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Pisciotta v. Buccino

New Jersey Superior Court, Chancery Division


Decided: July 14, 1952.

CARMELLA PISCIOTTA, FALSELY NAMED CARMELLA BUCCINO, PLAINTIFF,
v.
CHARLES PASQUALE BUCCINO, DEFENDANT

Pindar, A.m.

Pindar

[21 NJSuper Page 46]

This is a cause for nullity and voidance of plaintiff's marriage to defendant on July 14, 1951, grounded on fraud within our general chancery jurisdiction and as now sanctioned by statute, N.J.S. 2 A:34-1(g). Succinctly, the charge concerns an alleged preconceived "decision and resolution that he would not accord to plaintiff the right of full, natural and complete sexual intercourse." It is further said such reservation was not communicated to plaintiff who married defendant in good faith relying upon the assumption of fulfillment of the obligations of the marriage contract. Furthermore, such fraud specifically includes defendant's failure to afford plaintiff "the benefit and enjoyment of offspring which would arise in the natural course of events if the marriage was fully and naturally consummated through sexual intercourse." It is alleged, moreover, that the stated fraud was unknown to plaintiff; that defendant's refusal continued notwithstanding plaintiff's pleas; that the marriage has never been consummated and that had plaintiff due knowledge of defendant's disposition she would not have entered into the marriage. No children were born of the relationship, although each party had issue born of their prior marriages.

It should be noted that the parties cohabited together in this relationship until January 23, 1952 (a period of six months and nine days) when defendant left following an

[21 NJSuper Page 47]

argument over his declaration that "he did not want children or to support plaintiff and a child." Also that upon defendant's return a few days later, after a similar argument, he "packed and walked out." No resumption has occurred thereafter.

Defendant was personally served with process but filed no appearance or answer, and upon due assignment the issue was heard ex parte.

The record proof has specific relation to a mutual understanding between the parties before marriage that the event of plaintiff's conception be postponed to await their existing common financial capacity, that is to say: "until our bills were paid." Plaintiff's complete acquiescence in that prenuptial assent is conceded. In fact, she testified that throughout the period of cohabitation the marriage functioned under the declared marital undertaking, and in accordance with occurring unnatural sexual relations -- by the use of contraceptives. During the six months of married life plaintiff never by way of word or action objected to a failure of consummation or complained of unsatisfied sexuality.

Plaintiff, by way of retrospection, proffers the circumstance of defendant's fraud, in that, he failed to abide by the aforestated agreement. As proof to sustain her claim she contends that on an occasion in January, 1952, when she informed defendant of her wish to end the prevailing marital conduct he refused to do so, declaring that it never was his intention to accord plaintiff the right to have children.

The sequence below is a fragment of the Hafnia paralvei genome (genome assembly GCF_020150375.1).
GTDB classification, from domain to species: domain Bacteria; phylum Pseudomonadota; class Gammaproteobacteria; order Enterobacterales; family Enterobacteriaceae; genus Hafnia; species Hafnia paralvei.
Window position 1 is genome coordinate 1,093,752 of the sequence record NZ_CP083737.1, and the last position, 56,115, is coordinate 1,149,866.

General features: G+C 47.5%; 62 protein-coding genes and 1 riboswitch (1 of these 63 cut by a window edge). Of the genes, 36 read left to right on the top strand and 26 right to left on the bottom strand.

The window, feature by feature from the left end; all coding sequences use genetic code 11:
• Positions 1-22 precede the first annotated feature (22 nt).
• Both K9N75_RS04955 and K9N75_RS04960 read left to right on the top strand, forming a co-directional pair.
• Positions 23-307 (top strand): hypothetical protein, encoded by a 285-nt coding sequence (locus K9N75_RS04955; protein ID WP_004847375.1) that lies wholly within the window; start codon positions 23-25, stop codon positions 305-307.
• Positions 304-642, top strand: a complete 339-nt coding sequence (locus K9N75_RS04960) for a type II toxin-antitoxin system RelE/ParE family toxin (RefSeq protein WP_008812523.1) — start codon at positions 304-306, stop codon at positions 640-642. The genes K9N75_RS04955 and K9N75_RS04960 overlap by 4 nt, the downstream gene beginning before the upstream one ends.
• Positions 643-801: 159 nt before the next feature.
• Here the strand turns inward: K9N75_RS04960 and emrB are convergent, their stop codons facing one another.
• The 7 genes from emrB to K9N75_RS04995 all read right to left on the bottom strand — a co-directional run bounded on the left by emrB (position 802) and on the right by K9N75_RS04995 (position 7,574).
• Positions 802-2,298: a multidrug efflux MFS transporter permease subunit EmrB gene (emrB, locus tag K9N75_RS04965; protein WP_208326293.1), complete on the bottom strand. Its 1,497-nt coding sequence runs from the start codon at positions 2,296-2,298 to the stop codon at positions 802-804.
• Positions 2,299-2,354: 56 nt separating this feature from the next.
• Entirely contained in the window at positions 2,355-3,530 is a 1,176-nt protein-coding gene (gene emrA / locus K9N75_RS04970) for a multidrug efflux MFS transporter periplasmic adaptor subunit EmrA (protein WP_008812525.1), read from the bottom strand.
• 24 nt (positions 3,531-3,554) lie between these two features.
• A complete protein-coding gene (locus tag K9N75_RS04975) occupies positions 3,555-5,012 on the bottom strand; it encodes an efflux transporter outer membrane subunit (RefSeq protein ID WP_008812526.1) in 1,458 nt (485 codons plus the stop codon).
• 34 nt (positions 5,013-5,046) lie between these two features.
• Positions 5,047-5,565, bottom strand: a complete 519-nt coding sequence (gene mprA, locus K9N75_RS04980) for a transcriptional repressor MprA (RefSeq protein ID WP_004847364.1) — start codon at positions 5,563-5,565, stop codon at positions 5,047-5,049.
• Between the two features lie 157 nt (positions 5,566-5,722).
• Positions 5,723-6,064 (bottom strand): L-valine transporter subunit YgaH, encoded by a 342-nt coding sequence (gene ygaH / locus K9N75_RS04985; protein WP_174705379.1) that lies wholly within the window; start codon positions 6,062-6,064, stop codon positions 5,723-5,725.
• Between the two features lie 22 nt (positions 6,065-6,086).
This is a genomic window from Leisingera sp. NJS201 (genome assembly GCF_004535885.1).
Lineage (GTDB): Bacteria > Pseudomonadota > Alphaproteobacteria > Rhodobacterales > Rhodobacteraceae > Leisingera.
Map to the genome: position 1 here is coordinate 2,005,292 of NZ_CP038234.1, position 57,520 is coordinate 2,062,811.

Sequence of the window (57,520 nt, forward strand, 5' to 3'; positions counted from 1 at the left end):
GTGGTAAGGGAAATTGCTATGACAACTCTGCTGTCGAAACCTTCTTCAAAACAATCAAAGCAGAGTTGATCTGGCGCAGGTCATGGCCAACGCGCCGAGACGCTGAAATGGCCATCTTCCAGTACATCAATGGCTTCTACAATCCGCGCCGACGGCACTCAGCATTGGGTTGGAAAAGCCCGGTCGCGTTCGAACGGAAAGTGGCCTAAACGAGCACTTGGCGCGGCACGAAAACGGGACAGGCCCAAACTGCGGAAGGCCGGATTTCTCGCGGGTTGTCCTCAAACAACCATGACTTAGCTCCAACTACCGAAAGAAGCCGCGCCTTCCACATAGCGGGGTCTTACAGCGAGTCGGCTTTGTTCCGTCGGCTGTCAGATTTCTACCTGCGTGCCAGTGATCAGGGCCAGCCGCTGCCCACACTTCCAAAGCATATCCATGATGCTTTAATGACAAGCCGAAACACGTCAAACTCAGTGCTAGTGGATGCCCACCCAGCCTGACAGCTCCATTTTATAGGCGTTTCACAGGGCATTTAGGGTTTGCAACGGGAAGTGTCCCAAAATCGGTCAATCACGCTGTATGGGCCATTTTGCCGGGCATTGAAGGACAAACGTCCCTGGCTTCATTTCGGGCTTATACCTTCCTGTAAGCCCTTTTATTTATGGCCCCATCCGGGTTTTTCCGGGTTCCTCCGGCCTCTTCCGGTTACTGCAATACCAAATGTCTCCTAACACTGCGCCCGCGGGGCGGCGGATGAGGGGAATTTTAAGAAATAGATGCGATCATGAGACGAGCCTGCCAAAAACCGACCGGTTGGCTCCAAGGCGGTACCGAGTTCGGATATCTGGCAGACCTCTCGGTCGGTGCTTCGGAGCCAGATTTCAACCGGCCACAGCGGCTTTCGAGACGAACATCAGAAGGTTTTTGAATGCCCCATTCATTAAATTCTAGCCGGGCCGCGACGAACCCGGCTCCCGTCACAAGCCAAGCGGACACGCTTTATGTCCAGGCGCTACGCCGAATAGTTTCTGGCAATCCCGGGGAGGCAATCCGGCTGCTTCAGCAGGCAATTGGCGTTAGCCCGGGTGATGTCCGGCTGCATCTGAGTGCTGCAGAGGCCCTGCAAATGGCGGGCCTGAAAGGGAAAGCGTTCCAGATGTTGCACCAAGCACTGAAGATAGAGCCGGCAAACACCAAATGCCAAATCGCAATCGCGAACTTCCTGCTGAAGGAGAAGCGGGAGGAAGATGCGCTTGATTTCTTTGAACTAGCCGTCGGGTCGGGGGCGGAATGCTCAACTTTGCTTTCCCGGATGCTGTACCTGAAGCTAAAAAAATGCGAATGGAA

As appears in the record the prepossession to void a lawful and binding marriage is not unilaterally or wholly chargeable to defendant. Whatever the substance of his fraud may have been, it is not clear or convincing that plaintiff did not participate in it. She cannot now in view of her evident personal behavior assume to maintain a faultless position toward such an unnatural and unusual marital relationship. Certainly, if the marriage contract was fraudulent its character was adaptable to both parties. It will not be gainsaid that their contractual status lacked good policy and sound

[21 NJSuper Page 48]

morality. Unless it is clearly shown that the fraud of one spouse was singularly the cause for nullity to the exclusion of the other's contribution thereto, a court of equity will deny voidance under the maxim in pari delicto petior est conditio defendentis.

Moreover, the proof sub judice is vague and conjectural as to (1) when mutual acquiescence to preclude childbirth by means of prevention ended and when defendant's duty to accord commenced, and (2) what financial situation was to exist to duly terminate the period reserved by the parties before they would commence what plaintiff terms natural sexual relations. It will be recalled their agreement was to continue "until our bills were paid." Plaintiff testified to payment of her bills, but that circumstance was only partial performance and doubtful termination of their understanding. There is an utter lack of proof respecting the situation of defendant's bills, as to amount, payment, or capacity, and the absence of such evidence belies the premise of defendant's fraud. Rather it is clear and I find as a fact that plaintiff's ground for nullity comprehends a matter subsequent to the marriage and therefore not just or sufficient reason to sustain the cause of the complaint.

The significant factual proof eliminates any need to determine whether or not the marriage sub judice was consummated. In either case, the evidence does not constitute sufficient fraud to annul with regard to the whole status of both parties under the joint preconception which induced the contract. Each case must be evaluated by and adjudicated upon its own facts and circumstances. When considering the proofs in a matrimonial cause the court will exercise great scrutiny and strict concern in the interest of public policy. Any other procedure would encourage, if not establish, a dangerous precedent and open the door to an easy method of setting aside marriage contracts.

Accordingly, the complaint will be dismissed.

19520714


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